Theater of Cruelty

Nansen Skammen

Fridtjof Nansen has the lead role in the story of Norway as a peace nation, but his greatest statesman achievement is a disgraceful chapter in European history.


[Turkey] October 20, 1922: "Twenty-five kilometers of carts, which are drawn by cows, oxen and dirty water buffaloes. Next to it are worn, sturdy men, women and children, with scarves on their heads. They walk unwillingly beside their earthly possessions ... It's a quiet procession. No one makes a sound. All they can do is keep going. "

This is how the author Ernest Hemingway (1899-1961) describes the scenes that take place in the border area between Turkey and Greece in the fall of 1922. Greek families with roots in Turkey, roots that extend several thousand years, are torn up by the root, stem and branches and prayed. about "coming home". Not necessarily because they speak Greek or have particularly strong feelings for Greece, but because they stand out with a different religious conviction than most Turks.

In Greece, the same thing is happening. Entire cities are being emptied. Many of those sent away do not even have a background from Turkey, but from other countries subject to the ancient Ottoman Empire. It does not matter. They are Muslims and have little or nothing to do in Greece. They are also going "home" – but they are not looking forward to it.

The architect

1,6 million people were forced to flee in the years 1922 and 1923. And at the center of it all we find the Norwegian, the polar hero and the diplomat Fridtjof Nansen (1861-1930). Nansen was working intensely to put an end to the conflict between Turkey and Greece at this time. Then came the message from the Norwegian Nobel Institute. Nansen was named the world's foremost peace prize, partly because he was trying to find a more permanent solution. He found it. Unfortunately, some have said.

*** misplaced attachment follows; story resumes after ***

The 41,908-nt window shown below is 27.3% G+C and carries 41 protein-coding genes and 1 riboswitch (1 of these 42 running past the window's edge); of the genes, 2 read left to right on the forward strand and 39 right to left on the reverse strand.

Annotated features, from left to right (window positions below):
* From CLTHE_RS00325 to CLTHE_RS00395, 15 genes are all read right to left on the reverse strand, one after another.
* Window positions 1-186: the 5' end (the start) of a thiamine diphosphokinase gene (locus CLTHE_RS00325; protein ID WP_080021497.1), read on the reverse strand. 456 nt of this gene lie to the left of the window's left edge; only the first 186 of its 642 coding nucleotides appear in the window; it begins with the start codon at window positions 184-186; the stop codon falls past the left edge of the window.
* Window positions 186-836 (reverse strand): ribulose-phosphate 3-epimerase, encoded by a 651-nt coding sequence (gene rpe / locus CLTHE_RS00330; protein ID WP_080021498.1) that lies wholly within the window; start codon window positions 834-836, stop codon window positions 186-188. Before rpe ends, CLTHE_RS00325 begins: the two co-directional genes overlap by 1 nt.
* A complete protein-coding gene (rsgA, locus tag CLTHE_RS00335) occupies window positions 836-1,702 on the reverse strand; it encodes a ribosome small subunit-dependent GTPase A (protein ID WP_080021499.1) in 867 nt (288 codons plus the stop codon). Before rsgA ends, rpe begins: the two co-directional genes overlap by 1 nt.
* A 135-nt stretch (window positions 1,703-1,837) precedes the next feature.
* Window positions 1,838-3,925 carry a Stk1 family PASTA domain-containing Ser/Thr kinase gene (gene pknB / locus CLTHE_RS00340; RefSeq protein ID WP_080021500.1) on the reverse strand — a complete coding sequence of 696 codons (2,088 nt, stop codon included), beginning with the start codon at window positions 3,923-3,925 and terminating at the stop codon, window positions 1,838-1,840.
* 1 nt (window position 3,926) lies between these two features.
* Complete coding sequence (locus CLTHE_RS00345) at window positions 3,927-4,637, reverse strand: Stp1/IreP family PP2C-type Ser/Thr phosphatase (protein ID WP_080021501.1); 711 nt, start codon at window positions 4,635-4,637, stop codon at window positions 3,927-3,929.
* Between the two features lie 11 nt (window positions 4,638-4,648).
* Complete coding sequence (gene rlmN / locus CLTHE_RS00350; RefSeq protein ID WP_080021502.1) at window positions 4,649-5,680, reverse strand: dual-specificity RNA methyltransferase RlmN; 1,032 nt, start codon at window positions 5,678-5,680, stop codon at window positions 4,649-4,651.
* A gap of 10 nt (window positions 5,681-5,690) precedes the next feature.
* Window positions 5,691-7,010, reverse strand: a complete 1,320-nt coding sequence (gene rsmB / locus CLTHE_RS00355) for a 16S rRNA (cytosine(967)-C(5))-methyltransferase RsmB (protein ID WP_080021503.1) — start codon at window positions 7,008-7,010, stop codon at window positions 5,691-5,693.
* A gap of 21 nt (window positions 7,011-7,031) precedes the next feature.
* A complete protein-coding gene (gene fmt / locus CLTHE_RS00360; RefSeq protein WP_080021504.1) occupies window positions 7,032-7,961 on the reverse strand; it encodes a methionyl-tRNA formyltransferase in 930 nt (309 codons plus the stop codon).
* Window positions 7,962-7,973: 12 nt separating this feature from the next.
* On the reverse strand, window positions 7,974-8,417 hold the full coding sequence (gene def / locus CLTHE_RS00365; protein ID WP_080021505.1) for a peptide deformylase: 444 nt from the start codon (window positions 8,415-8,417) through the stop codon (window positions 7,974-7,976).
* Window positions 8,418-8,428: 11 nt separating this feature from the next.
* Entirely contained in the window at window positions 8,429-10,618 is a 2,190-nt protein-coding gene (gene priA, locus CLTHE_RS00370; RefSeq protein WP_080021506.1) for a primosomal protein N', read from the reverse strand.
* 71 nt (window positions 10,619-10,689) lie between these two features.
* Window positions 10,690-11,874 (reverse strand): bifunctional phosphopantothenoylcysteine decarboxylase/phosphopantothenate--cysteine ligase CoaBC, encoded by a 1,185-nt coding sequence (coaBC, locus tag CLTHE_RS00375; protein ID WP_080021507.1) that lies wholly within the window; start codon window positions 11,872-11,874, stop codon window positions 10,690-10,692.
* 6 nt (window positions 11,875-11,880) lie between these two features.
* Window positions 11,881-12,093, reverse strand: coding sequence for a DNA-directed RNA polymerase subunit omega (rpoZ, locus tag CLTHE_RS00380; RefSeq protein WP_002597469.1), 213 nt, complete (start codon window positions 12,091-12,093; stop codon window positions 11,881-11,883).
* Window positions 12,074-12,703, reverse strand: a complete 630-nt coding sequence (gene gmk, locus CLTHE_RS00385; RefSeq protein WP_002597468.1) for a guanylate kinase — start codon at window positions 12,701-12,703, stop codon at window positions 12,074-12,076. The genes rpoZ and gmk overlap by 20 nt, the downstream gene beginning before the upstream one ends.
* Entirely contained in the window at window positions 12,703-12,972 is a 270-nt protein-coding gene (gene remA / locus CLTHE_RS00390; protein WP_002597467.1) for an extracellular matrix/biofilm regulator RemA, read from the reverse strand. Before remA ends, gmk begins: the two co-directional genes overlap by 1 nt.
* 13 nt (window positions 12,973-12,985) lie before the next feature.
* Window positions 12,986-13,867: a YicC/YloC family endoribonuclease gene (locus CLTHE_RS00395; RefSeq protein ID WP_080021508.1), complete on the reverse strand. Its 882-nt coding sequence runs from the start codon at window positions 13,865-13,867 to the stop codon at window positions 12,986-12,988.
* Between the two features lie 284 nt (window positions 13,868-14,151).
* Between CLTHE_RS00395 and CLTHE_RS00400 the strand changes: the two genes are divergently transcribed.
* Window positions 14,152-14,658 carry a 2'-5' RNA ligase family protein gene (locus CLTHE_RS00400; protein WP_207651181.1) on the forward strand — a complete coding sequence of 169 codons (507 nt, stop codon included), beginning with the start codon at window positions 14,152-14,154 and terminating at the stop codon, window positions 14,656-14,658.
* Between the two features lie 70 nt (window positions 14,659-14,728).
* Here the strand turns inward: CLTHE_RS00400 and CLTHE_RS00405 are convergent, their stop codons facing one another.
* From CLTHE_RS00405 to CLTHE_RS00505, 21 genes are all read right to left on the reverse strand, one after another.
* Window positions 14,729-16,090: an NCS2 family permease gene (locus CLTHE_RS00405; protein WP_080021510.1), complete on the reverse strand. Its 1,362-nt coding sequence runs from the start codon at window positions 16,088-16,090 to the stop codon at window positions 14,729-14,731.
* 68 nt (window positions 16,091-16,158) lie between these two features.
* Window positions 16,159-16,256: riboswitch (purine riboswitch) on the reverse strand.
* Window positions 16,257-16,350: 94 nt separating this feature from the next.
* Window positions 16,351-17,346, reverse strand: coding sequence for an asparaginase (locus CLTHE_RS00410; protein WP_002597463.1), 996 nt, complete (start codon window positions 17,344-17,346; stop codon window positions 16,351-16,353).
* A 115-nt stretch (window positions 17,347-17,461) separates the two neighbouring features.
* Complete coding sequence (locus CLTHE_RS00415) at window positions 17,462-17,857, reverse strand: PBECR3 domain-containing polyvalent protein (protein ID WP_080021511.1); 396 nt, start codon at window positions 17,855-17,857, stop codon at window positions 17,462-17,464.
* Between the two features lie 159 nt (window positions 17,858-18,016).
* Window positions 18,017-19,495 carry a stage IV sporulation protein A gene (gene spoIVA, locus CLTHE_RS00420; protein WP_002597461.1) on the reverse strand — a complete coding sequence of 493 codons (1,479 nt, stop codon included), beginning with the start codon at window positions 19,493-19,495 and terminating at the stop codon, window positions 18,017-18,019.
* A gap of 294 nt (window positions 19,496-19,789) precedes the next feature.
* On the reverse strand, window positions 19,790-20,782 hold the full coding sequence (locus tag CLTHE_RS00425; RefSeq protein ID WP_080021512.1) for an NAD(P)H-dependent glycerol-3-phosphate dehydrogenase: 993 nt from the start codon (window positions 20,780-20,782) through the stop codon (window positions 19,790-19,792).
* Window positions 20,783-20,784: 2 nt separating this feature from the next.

On January 30, 1923, the Lausanne Convention was signed, with Nansen as inventor and architect. The text reads: "From May 1, 1923, forced exchange shall be made by Turkish citizens of Greek Orthodox religion and resident in Turkish territory, and by Greek citizens of Muslim religion and resident in Greek territory". According to Nansen's cinema, Roland Huntford, this was "probably the greatest he accomplished as an international statesman". The solution has also been compared to other major companies in world history, such as the extermination of Jews in Spain in 1492 and the expulsion of the Huguenots from France in 1685.

Invasion. It should be said that the conflict between Turkey and Greece was latent long before Nansen entered the scene. Some may consider setting the starting point for the conflict of antiquity, with the first Greek settlements around the Black Sea and Asia Minor. Others will choose the Turks' conquest of Constantinople in 1453, or the Greek War of Independence in 1830, when Greece freed itself from 400 years of Ottoman "yoke".

Perhaps it makes the most sense to start in the wake of the First World War, when the Greeks launched a major offensive against one of the losers, Turkey. The dream of a "Great Greece" had a renaissance, and Greece wanted Smyrna / Izmir back from Turkey. On May 14, 1919, Greece, with allied help, attacked. They recaptured the city, but the Greeks were more ambitious. In two attacks in 1920-21, Greece broke loose on the western part of Turkey.